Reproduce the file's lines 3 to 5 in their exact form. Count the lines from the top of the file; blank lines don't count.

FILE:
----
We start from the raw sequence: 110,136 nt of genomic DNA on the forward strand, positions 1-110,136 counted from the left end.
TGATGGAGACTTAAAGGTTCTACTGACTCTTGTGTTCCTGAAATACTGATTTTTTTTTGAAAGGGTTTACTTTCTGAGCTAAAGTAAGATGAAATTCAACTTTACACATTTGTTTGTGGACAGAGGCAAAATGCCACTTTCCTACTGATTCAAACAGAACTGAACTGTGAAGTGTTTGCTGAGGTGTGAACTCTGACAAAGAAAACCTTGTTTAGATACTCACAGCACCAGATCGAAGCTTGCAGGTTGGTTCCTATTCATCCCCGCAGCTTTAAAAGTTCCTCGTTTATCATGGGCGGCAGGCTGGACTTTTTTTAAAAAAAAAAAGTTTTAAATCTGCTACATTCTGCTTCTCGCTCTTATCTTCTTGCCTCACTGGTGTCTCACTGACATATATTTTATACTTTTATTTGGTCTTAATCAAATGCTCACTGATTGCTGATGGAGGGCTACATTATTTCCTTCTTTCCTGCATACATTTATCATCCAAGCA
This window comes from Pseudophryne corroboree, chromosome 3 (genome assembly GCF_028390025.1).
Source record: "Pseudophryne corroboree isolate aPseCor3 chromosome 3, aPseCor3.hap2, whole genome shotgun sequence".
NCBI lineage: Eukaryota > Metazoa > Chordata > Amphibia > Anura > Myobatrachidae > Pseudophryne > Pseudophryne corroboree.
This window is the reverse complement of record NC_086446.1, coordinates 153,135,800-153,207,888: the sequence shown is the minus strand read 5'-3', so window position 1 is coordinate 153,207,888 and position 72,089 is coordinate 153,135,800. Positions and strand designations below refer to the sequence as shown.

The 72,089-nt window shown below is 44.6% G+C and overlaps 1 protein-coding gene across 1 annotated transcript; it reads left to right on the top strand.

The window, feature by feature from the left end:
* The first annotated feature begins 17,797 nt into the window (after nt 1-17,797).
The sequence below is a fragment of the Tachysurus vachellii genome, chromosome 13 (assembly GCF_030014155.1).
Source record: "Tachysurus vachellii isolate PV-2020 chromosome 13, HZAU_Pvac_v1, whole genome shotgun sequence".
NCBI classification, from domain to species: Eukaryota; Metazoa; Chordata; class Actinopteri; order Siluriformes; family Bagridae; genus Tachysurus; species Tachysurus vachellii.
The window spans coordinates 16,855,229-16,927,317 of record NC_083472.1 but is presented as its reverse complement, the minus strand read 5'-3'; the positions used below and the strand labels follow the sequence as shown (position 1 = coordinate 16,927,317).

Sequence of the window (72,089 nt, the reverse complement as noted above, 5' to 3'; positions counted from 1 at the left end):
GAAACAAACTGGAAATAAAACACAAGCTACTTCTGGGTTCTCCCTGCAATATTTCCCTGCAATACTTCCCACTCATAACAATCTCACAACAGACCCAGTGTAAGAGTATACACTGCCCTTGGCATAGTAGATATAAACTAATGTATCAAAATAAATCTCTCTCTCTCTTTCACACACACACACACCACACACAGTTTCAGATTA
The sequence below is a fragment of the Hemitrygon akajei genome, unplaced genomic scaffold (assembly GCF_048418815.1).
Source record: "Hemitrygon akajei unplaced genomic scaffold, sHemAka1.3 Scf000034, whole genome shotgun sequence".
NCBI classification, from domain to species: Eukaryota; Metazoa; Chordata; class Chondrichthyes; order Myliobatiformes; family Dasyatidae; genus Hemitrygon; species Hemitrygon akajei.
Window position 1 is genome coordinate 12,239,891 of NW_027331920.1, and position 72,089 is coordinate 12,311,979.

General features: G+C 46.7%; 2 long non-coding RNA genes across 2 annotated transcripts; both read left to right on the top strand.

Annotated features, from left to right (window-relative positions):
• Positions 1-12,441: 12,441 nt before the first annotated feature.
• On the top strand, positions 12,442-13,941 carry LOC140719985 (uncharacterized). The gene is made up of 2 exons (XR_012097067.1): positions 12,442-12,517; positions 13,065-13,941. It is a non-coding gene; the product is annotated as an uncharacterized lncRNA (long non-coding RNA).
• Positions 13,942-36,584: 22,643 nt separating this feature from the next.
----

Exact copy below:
This window comes from Pseudophryne corroboree, chromosome 3 (genome assembly GCF_028390025.1).
Source record: "Pseudophryne corroboree isolate aPseCor3 chromosome 3, aPseCor3.hap2, whole genome shotgun sequence".
NCBI lineage: Eukaryota > Metazoa > Chordata > Amphibia > Anura > Myobatrachidae > Pseudophryne > Pseudophryne corroboree.